“They targeted civilians and even came into the bush and to the islands looking for us”
My name is Nyagoa*. I am 38 years old and I was born in Rieri, South Sudan. When I was 15 I married my husband who worked for Médecins Sans Frontières in the Leer hospital. When South Sudan became independent, my husband decided to work as a full time pastor. I went to work for Médecins Sans Frontières in 2013 as a cook. By 2014 the second civil war had come to Rieri. Armed men burned and looted the hospital in Leer. They were killing everyone: women, children and the elderly. Every family lost relatives. We lost my husband's brother and my sister's son.
When we heard armed men coming we would run into the bush and stay the whole day. In the bush, things were calm. Our children would look out for dangers. The next year armed men from other areas came. The attacks became more frequent. They targeted civilians and even came into the bush and to the islands looking for us. If an attack wasn't sudden we would take some provisions. We drank water from the swamp and prepared sorghum grain there. If an attack was sudden, we just ran.
In 2016 things became very bad. The attacks were almost constant. The scariest thing was when soldiers were shooting at us while we were running and someone near me was shot, or when someone was caught and beaten, shot or raped. In December we left Rieri and then sent our five children on to Uganda. Many other people left, both to escape the violence and so their children could go to school. I came back to Rieri on 11 January 2017. Our house is remote enough that it had not been burned, but everything inside had been looted. I think my husband will come back soon. I miss my children but I am happy they are getting an education. Now I am a Women's Health Promoter with Médecins Sans Frontières in one clinic. I feel good working for Médecins Sans Frontières. Médecins Sans Frontières is the number one organisation dealing with suffering and health here, and is really appreciated by the community. They are providing support for victims of sexual gender-based violence and referrals for complicated maternal cases
"Are you going to release me or kill me?"
My name is Gatkuoth* and I am a 31 years old Community Health Worker for Médecins Sans Frontières. I am from Payak in Leer County, South Sudan. Although armed men were shooting, we did not need to run from their vehicles in Payak for a long time. There was a lot of water and mud on the roads, so vehicles did not come that way. We would just lie down when there was gunfire. But when the small streams dried up [and the roads opened], armed men came and the people living in Payak had to flee west and south.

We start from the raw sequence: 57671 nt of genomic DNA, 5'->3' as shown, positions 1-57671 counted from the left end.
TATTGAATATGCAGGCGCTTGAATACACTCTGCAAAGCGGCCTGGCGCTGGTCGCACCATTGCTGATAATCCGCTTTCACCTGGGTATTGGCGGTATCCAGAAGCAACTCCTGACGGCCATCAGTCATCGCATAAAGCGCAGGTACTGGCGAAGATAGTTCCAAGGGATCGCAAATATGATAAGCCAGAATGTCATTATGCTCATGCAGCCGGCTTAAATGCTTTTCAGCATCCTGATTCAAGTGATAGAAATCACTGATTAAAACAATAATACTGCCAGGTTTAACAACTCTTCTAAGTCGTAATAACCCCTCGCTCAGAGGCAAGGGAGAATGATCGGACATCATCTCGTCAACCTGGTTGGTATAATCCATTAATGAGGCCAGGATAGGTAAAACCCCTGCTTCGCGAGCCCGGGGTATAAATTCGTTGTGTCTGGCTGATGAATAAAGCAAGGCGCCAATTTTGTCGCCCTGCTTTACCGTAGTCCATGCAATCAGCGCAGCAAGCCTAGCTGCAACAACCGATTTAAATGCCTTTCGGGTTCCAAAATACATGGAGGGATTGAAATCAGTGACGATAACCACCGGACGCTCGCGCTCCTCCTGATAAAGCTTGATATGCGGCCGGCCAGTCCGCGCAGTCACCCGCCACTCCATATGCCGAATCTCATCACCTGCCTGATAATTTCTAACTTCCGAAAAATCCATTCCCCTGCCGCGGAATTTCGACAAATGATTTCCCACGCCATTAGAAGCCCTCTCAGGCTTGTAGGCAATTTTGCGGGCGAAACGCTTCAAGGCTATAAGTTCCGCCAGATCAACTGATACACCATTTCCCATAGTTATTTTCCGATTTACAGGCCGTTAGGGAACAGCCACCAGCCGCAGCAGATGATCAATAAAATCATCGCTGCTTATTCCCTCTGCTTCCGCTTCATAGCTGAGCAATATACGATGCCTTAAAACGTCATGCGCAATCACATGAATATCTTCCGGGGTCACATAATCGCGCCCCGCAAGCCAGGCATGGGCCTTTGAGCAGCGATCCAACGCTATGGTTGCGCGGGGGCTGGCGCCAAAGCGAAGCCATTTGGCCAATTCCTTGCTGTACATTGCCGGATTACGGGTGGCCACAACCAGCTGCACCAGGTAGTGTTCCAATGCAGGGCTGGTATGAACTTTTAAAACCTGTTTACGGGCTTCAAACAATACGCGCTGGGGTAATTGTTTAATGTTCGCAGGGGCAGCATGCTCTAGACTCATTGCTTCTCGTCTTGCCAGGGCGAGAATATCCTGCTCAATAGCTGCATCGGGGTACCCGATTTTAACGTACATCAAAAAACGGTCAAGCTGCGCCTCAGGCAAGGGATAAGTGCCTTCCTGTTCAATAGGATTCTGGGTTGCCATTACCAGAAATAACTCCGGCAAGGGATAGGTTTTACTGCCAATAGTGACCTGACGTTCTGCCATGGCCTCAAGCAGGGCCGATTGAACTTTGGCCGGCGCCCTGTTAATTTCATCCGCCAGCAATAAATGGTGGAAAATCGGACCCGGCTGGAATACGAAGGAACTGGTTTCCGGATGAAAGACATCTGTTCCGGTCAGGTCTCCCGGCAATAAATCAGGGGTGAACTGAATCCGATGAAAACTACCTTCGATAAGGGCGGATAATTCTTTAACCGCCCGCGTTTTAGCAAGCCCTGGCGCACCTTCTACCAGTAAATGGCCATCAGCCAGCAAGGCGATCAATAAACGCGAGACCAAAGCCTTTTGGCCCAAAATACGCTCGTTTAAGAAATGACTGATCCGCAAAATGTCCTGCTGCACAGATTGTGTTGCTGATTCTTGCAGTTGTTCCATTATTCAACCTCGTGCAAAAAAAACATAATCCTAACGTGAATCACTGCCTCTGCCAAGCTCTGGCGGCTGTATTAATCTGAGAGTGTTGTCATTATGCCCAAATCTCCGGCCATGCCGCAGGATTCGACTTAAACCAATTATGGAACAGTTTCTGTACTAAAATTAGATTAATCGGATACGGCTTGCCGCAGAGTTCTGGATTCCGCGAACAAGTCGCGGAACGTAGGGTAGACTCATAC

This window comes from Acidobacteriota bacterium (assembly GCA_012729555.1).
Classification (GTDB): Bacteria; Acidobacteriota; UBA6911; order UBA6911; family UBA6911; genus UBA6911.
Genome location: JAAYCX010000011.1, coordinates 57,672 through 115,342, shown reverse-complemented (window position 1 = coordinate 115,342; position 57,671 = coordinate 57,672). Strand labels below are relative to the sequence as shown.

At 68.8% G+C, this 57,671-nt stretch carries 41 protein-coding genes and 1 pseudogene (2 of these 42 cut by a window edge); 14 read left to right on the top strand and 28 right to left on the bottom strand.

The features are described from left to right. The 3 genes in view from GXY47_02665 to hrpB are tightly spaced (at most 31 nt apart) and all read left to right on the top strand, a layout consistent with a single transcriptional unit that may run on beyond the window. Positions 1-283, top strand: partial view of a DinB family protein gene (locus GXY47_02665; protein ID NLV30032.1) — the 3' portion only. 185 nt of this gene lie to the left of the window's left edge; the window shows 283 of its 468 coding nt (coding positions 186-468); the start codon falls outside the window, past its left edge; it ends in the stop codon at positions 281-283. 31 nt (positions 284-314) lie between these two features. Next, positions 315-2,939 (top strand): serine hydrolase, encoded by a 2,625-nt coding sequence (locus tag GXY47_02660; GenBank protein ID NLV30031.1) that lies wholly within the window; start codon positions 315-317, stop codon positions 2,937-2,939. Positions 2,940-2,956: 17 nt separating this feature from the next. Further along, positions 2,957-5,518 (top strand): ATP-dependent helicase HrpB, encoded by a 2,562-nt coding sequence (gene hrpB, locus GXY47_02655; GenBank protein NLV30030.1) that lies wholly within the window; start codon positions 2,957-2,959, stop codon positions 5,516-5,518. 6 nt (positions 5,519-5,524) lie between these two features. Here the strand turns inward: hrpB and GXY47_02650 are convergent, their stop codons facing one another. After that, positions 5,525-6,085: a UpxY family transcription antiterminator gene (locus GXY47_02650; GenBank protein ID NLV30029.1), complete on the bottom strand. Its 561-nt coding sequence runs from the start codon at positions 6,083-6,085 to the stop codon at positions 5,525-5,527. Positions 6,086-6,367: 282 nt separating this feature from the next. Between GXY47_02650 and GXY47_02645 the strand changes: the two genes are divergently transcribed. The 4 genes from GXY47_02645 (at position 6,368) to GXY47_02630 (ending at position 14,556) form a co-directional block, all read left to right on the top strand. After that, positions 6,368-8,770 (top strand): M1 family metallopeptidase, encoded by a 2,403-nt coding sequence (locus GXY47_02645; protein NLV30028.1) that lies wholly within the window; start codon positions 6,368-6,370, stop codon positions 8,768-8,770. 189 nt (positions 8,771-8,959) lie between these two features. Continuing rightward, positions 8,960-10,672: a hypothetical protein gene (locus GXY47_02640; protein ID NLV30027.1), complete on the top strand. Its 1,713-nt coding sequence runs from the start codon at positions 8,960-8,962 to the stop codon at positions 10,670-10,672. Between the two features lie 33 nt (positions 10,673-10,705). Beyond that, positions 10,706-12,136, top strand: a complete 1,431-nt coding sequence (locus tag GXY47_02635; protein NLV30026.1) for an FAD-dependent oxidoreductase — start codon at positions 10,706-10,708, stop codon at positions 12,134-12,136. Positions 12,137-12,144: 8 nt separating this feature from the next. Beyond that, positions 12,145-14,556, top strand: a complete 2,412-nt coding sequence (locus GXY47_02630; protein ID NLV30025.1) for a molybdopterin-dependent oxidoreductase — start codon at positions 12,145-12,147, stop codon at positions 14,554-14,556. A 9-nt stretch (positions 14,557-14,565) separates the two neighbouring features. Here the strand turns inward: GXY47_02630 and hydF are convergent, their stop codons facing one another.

In 2015, I started working for Médecins Sans Frontières as a casual worker on a measles vaccination campaign. There came a time when the armed men attacked civilians. Cattle and goods were raided by armed men. They looted and burned down houses. They did not only loot. You can be male or female and they can beat you or kill you. In one instance, about 50 people were captured and all of them were killed. When the looting became common, we dug a hole to hide bags of sorghum. But when the fighting worsened, we came at night and divided the sorghum between me and my wife, and moved. We met armed men on the road to Mayendit, who pointed their guns at us. They told us to go another route so we then went to Nyangpoa island. We were there for just one day when I was captured. They shot at me three times but did not hit me. We said we had nothing to give them, but they kept me for several hours. I asked them, "Are you going to release me or kill me?" In the end, they released me.
In October 2016 we went back to Mayendit again for three months to escape the fighting, and then to Dhorkheen and Bahr islands. My mother and brothers were with us in Payak. We had four tukuls (huts) plus one for cattle. I went back to Payak last week just to take a look. Our home was burned, but the shelter I built with plastic sheeting is still there. I will go back to Payak when there is security. If there is peace of course we can go back.
*Names have been changed